Book: Sunny (2018)
Author: Jason Reynolds
Genre: MG, Contemporary
Rating: 3.5 Stars
Basic Plot: Sunny runs the mile. Except, now he doesn’t want to anymore. So, he just stops running. He was only running to please his father and to fulfill his dead mother’s dream of running. But with his birthday looming, Sunny only feels guilt over the fact that he “killed” his mother (she died the day he was born). His home-school teacher, Aurelia, decides to teach Sunny dancing and that’s when he realizes that he’d rather dance than run. He tells Coach, who decides that maybe Sunny should give the discus a shot. Because, it’s as close to dancing as track and field gets.
1) This is a continuation of the series with Ghost and Patina. This one focuses on Sunny. Obviously. He’s an interesting character, with a love of rhythm that permeates his whole being, and translates well to his writing style. (This book is written in diary-format.)
2) I like the arc for the relationship of Sunny and Darryl (his father). The scene in the dad’s bedroom is quite touching. I love how Sunny describes his father as having a stone face, and how this changes and morphs during this section of the book.
3) We get another track meet at the end of the book. This time, it’s not a race, but the discus throw. And yes, as in all the other books, we don’t actually find out how it turns out. (But I’m sure we will in the next book… which I’m assuming will be about Lu.)
4) I do like how Ghost, Patty, and Lu are really good friends to Sunny. (Although, at one point, he tells them he doesn’t go to school—he’s home-schooled—and they’re all shocked. But I’m pretty sure they knew this already from the last book. Unfortunately, I don’t have that book with me, so I can’t check. If you’ve read this book and can correct me, please let me know in the comments.)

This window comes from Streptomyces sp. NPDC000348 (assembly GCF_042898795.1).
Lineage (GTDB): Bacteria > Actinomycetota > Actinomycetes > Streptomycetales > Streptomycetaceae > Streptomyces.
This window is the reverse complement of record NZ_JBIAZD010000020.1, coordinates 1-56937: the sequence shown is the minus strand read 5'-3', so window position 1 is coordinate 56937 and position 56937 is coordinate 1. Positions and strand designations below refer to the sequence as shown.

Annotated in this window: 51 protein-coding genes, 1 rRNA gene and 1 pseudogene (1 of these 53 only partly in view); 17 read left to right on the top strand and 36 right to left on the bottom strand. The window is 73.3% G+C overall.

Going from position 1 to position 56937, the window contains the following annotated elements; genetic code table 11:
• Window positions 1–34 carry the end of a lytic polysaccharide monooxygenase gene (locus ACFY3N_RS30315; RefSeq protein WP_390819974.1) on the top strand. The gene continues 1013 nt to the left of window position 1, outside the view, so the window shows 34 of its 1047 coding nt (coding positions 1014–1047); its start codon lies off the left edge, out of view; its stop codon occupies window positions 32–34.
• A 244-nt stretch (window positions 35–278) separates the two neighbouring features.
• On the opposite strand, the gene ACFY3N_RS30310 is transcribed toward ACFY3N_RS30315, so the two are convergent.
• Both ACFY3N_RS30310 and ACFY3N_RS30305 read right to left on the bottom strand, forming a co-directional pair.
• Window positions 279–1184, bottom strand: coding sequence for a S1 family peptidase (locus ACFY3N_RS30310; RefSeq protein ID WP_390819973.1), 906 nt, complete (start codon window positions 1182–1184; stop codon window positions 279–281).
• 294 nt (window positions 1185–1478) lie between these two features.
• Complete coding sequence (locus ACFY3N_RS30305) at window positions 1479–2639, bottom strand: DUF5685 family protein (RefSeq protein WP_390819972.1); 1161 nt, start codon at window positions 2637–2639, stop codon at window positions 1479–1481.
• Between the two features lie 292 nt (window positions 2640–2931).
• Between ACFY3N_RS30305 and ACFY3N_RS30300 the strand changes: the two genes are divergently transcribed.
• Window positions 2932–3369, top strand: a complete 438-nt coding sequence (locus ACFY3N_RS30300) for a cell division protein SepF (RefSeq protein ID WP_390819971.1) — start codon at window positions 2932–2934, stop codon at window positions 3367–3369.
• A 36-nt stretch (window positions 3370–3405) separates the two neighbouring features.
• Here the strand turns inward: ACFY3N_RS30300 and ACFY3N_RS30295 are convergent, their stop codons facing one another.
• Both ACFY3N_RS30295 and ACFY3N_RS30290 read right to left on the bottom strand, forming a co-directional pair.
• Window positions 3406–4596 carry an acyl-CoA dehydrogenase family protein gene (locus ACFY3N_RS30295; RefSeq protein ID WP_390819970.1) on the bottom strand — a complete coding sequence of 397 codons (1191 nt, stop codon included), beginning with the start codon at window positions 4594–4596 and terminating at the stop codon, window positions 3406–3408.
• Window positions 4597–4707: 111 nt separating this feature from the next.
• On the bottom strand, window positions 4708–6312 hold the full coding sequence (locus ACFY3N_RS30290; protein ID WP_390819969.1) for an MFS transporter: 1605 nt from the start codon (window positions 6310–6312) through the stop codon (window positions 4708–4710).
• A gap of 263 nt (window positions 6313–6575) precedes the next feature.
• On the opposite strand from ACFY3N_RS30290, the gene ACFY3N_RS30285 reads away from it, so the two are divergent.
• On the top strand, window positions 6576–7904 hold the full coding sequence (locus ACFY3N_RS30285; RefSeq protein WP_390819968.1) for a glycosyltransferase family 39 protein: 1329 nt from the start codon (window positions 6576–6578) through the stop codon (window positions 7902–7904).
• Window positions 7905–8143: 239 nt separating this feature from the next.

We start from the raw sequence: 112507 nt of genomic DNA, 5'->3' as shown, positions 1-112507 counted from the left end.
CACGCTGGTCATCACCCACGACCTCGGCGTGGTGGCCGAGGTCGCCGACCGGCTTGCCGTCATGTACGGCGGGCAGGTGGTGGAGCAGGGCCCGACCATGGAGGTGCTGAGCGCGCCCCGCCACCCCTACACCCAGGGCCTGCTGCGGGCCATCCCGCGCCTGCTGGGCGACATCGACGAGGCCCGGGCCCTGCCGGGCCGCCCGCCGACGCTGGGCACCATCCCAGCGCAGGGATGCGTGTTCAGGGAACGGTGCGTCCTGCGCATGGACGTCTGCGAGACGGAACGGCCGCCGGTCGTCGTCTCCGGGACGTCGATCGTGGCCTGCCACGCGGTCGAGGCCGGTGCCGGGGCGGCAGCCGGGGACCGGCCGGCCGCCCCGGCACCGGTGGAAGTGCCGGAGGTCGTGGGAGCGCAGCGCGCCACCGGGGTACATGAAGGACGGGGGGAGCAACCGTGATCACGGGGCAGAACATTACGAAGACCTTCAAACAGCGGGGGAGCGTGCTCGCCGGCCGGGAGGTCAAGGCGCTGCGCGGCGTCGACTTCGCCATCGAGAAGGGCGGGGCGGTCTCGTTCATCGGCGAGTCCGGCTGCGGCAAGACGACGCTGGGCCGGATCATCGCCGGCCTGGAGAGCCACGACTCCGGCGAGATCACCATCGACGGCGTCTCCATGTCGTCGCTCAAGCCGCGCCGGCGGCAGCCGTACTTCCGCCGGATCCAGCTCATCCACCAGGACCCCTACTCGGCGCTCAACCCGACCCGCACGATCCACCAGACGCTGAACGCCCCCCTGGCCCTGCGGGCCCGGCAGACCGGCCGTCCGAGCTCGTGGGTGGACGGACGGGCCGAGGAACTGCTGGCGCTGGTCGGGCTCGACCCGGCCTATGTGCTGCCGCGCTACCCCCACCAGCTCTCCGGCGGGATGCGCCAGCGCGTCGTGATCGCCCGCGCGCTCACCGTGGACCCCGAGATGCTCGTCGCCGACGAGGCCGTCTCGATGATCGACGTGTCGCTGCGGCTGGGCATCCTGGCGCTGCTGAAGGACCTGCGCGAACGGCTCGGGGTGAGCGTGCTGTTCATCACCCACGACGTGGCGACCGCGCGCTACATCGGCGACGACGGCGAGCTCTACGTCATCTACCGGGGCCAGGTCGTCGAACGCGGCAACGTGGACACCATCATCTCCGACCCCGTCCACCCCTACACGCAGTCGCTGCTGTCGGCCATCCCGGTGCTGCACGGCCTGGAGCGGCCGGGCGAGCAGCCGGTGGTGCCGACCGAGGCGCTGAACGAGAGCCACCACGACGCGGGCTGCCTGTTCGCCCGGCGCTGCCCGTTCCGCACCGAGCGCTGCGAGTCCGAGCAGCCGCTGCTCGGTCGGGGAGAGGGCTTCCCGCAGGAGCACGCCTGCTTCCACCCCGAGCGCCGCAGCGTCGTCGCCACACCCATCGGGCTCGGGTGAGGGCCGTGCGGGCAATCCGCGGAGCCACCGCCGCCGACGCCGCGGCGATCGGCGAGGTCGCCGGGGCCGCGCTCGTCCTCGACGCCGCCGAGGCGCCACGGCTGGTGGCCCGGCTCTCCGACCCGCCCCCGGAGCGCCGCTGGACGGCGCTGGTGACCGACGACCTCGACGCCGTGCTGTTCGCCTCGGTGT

5) I really enjoyed the fact that Sunny was home-schooled, and Aurelia sounds like an awesome teacher. I also like how Aurelia’s story merges with Sunny’s.
WHAT’S NOT COOL…
1) I mentioned earlier that I like the supportiveness of the newbies (aka Ghost, Patty, and Lu). This is also a BIT of a problem. It means there is very little conflict happening between these characters. And stories need conflict. Since these characters don’t present any conflict, they end up being not so relevant to the actual story. I wish they could be more central to the plot. But really, they’re just side characters that almost don’t matter. 😦
2) Note to Jason Reynolds: Please don’t mention that awful scene in the Chinese Restaurant from the first book. Argh! That brought back bad memories for me! Okay, I’m slightly kidding, but slightly serious as well. I didn’t find the scene (in this book) as cathartic as I think it was supposed to be. I felt like it was slightly unnecessary. Now maybe this is because of the call-back to the secrets scene in the first book (meaning I was distracted). But I think it may be because this scene just came AFTER a very similar scene (the one in the dad’s bedroom).
My rating is 3.5 Stars (out of 5) – I didn’t like this book as much as I liked Patina, but that is probably because I understand and relate to Patty better than I do to Sunny. I also really like track (running). But in this book, we veer over to the field part of track and field. Let’s just say that the field part of track and field has never truly excited me. Still, Sunny is a wonderful character and I did enjoy reading about him.
Have you read this book? What are your thoughts? I’d love to hear your thoughts in the comments!